> non-political people in their communities and social circles, and to keep
> potential voters in all elections personally informed and educated about
> important developments that the voters themselves may not have the time or
> inclination to follow. Voters in turn receive a truly unrestricted,
> individual choice of activists who can represent their views or interests in
> public debates, and thus can make their true preferences known in a fashion
> impossible with conventional electoral competitions between just two or three
> viable candidates. As an added benefit of participation, voters are also far
> more likely to receive individual attention from the activists they support
> than they would from traditional "mass market" career politicians. Hence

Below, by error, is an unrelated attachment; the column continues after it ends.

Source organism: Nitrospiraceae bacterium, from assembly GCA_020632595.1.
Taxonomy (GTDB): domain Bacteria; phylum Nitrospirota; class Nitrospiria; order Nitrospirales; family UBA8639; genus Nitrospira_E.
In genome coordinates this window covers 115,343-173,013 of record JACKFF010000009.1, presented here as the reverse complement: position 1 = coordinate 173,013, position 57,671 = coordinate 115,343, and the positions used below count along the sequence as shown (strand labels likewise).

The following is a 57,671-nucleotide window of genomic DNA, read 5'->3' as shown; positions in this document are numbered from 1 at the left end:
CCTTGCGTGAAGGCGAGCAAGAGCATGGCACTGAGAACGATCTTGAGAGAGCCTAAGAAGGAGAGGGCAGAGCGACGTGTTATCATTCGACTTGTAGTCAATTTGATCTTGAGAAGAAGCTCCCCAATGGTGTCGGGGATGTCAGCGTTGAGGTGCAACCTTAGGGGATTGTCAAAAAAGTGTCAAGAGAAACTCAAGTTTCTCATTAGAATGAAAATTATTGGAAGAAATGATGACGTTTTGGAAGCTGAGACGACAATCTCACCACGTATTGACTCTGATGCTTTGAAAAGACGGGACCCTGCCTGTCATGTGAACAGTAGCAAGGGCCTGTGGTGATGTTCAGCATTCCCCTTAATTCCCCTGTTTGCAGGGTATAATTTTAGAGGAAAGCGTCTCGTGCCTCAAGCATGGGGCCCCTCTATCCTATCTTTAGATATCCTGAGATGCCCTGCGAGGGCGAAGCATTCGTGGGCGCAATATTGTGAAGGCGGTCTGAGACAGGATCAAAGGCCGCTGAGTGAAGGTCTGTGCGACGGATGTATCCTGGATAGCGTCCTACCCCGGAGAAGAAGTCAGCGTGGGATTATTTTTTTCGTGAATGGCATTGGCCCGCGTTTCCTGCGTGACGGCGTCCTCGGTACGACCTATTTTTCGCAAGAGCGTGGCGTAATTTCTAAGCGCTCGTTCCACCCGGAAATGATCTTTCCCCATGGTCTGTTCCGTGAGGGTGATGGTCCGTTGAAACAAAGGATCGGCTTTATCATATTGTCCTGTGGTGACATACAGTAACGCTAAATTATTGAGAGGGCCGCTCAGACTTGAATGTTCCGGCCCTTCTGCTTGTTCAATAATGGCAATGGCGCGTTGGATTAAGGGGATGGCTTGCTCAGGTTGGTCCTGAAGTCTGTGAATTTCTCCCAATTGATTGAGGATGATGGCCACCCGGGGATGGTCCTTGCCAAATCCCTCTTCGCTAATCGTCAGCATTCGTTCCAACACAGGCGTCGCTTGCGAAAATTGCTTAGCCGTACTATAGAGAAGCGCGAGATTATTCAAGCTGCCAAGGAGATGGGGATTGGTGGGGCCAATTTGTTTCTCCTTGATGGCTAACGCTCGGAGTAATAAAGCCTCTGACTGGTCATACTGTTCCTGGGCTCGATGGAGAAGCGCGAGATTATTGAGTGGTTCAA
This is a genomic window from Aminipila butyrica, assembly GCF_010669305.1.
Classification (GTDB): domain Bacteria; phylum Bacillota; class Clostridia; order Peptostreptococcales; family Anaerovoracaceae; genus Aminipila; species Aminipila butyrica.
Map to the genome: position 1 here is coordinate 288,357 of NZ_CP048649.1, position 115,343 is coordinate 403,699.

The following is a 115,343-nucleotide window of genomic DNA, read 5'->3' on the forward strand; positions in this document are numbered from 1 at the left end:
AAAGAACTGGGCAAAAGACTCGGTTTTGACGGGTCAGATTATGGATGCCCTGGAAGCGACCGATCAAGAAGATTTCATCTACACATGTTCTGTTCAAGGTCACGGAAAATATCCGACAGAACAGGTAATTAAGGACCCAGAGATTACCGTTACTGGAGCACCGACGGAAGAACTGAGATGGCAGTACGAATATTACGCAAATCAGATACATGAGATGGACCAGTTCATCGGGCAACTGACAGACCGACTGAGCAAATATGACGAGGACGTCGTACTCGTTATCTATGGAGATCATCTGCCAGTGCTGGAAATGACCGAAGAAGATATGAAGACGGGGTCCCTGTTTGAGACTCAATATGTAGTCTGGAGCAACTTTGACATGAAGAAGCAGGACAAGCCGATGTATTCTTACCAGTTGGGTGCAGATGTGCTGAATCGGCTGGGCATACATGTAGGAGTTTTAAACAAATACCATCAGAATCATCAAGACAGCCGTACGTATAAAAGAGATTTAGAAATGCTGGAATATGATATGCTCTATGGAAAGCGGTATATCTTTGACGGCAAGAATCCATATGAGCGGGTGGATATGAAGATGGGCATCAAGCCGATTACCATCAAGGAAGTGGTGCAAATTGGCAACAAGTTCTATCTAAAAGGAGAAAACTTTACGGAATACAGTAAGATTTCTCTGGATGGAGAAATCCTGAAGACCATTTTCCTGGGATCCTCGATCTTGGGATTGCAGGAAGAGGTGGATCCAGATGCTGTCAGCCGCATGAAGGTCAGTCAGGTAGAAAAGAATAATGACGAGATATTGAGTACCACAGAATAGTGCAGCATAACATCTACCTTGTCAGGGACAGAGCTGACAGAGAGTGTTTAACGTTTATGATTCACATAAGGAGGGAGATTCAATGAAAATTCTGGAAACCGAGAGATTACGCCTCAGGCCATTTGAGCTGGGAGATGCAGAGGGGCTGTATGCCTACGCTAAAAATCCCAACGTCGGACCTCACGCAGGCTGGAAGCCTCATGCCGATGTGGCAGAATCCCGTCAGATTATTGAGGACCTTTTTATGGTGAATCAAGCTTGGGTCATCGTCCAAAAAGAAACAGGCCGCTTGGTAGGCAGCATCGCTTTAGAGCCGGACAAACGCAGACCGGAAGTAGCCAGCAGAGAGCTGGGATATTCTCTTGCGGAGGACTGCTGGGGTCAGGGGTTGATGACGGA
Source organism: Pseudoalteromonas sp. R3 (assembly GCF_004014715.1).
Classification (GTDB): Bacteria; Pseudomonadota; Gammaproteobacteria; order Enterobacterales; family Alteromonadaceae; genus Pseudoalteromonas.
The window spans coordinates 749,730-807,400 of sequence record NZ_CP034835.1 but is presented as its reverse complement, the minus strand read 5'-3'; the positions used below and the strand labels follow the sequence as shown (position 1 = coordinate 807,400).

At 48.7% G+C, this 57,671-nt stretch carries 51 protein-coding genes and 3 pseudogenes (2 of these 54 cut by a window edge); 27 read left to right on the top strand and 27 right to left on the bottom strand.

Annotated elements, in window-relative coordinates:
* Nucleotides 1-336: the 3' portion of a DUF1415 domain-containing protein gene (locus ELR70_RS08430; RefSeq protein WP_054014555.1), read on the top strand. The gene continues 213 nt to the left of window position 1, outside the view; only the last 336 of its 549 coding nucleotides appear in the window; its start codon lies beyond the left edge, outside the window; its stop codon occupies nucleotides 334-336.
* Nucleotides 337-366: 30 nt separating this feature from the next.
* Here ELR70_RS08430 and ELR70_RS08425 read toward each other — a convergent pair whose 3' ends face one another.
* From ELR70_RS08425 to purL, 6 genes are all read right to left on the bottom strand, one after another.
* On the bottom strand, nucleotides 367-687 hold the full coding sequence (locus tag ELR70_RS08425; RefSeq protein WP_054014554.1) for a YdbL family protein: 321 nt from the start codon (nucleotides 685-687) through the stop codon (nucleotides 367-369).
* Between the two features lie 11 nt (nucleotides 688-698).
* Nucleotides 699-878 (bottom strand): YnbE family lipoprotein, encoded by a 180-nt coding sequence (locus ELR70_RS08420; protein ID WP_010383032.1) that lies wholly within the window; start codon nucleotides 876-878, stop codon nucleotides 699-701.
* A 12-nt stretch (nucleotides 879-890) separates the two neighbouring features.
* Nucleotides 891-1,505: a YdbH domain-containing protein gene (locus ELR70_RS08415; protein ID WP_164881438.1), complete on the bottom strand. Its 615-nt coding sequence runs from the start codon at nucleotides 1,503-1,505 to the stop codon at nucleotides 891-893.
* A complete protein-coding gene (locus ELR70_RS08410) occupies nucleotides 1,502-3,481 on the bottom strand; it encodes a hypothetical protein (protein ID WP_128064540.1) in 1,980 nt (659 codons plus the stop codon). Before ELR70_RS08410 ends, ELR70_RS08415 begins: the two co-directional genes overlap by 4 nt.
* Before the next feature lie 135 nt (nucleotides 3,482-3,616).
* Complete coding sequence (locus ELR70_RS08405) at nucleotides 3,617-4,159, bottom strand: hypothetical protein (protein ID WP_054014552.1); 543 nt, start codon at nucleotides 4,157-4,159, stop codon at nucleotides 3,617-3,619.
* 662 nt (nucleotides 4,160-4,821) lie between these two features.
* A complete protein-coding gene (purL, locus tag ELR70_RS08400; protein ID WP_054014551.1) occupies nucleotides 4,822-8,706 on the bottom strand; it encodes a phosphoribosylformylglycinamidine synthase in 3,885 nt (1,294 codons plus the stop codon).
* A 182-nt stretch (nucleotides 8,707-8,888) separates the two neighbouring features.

> individual representation.
> With respect to the ideas already discussed at length on this list, you'll
> immediately notice that from a _technical_ viewpoint there is nothing new
> here; it is in fact basically a simplification of ideas that can already be
> found in "interactive representation", "liquid democracy", JGA's proxy
> system, my "delegative democracy", etc. The key difference is that it's a
> different application of these ideas toward a pragmatic, social purpose that
> could be implemented immediately, independent of any governmental support.
> Further, it could in the longer term serve as a basis for experimenting with,
> exposing "ordinary people" to, and putting into practice "conventional"
> alternative electoral systems designed to elect candidates to offices.
> Since this idea is more pragmatic and social than technical, I'm not sure it
> will be of that much interest to the highly technically-minded people who
> tend to inhabit the list, but I thought I'd at least throw it out to you and
> see what happens. :) Also, the idea seems obvious enough that it must have
> been tried before a few times - does anyone know of any relevant pointers?